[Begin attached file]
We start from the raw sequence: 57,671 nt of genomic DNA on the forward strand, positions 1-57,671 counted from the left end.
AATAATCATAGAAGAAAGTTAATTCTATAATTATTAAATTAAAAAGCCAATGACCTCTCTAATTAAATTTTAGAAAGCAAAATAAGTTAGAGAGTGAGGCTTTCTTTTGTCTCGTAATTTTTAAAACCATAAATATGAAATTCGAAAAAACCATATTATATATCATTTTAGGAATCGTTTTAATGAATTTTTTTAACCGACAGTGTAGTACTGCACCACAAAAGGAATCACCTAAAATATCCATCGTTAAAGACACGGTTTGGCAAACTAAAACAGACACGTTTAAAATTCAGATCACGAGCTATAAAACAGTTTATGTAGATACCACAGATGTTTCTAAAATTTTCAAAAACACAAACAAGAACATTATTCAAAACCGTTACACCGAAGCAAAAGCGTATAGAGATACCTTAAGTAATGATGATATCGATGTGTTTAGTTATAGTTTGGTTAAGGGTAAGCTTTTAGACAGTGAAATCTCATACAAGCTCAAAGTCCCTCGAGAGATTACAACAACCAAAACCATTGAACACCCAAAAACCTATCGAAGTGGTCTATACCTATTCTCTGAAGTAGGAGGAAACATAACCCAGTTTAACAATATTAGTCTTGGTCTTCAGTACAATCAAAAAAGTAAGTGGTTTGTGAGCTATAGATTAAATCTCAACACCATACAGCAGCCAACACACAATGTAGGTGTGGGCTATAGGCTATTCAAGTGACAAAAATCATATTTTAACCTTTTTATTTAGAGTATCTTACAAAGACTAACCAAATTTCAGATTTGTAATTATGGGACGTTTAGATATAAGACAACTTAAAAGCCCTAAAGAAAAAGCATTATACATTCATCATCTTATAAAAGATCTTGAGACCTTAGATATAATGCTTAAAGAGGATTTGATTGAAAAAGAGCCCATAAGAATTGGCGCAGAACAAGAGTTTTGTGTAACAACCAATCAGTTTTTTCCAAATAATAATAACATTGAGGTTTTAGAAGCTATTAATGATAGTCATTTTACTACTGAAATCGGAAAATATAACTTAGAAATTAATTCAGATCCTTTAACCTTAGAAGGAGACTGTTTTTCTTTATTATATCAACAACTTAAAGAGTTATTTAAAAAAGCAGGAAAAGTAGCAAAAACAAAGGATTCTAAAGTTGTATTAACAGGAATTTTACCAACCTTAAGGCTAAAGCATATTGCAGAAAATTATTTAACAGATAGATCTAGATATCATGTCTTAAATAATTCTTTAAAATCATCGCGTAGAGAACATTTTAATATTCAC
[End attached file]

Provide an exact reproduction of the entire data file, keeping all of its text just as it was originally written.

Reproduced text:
We start from the raw sequence: 57,671 nt of genomic DNA on the forward strand, positions 1-57,671 counted from the left end.
AATAATCATAGAAGAAAGTTAATTCTATAATTATTAAATTAAAAAGCCAATGACCTCTCTAATTAAATTTTAGAAAGCAAAATAAGTTAGAGAGTGAGGCTTTCTTTTGTCTCGTAATTTTTAAAACCATAAATATGAAATTCGAAAAAACCATATTATATATCATTTTAGGAATCGTTTTAATGAATTTTTTTAACCGACAGTGTAGTACTGCACCACAAAAGGAATCACCTAAAATATCCATCGTTAAAGACACGGTTTGGCAAACTAAAACAGACACGTTTAAAATTCAGATCACGAGCTATAAAACAGTTTATGTAGATACCACAGATGTTTCTAAAATTTTCAAAAACACAAACAAGAACATTATTCAAAACCGTTACACCGAAGCAAAAGCGTATAGAGATACCTTAAGTAATGATGATATCGATGTGTTTAGTTATAGTTTGGTTAAGGGTAAGCTTTTAGACAGTGAAATCTCATACAAGCTCAAAGTCCCTCGAGAGATTACAACAACCAAAACCATTGAACACCCAAAAACCTATCGAAGTGGTCTATACCTATTCTCTGAAGTAGGAGGAAACATAACCCAGTTTAACAATATTAGTCTTGGTCTTCAGTACAATCAAAAAAGTAAGTGGTTTGTGAGCTATAGATTAAATCTCAACACCATACAGCAGCCAACACACAATGTAGGTGTGGGCTATAGGCTATTCAAGTGACAAAAATCATATTTTAACCTTTTTATTTAGAGTATCTTACAAAGACTAACCAAATTTCAGATTTGTAATTATGGGACGTTTAGATATAAGACAACTTAAAAGCCCTAAAGAAAAAGCATTATACATTCATCATCTTATAAAAGATCTTGAGACCTTAGATATAATGCTTAAAGAGGATTTGATTGAAAAAGAGCCCATAAGAATTGGCGCAGAACAAGAGTTTTGTGTAACAACCAATCAGTTTTTTCCAAATAATAATAACATTGAGGTTTTAGAAGCTATTAATGATAGTCATTTTACTACTGAAATCGGAAAATATAACTTAGAAATTAATTCAGATCCTTTAACCTTAGAAGGAGACTGTTTTTCTTTATTATATCAACAACTTAAAGAGTTATTTAAAAAAGCAGGAAAAGTAGCAAAAACAAAGGATTCTAAAGTTGTATTAACAGGAATTTTACCAACCTTAAGGCTAAAGCATATTGCAGAAAATTATTTAACAGATAGATCTAGATATCATGTCTTAAATAATTCTTTAAAATCATCGCGTAGAGAACATTTTAATATTCAC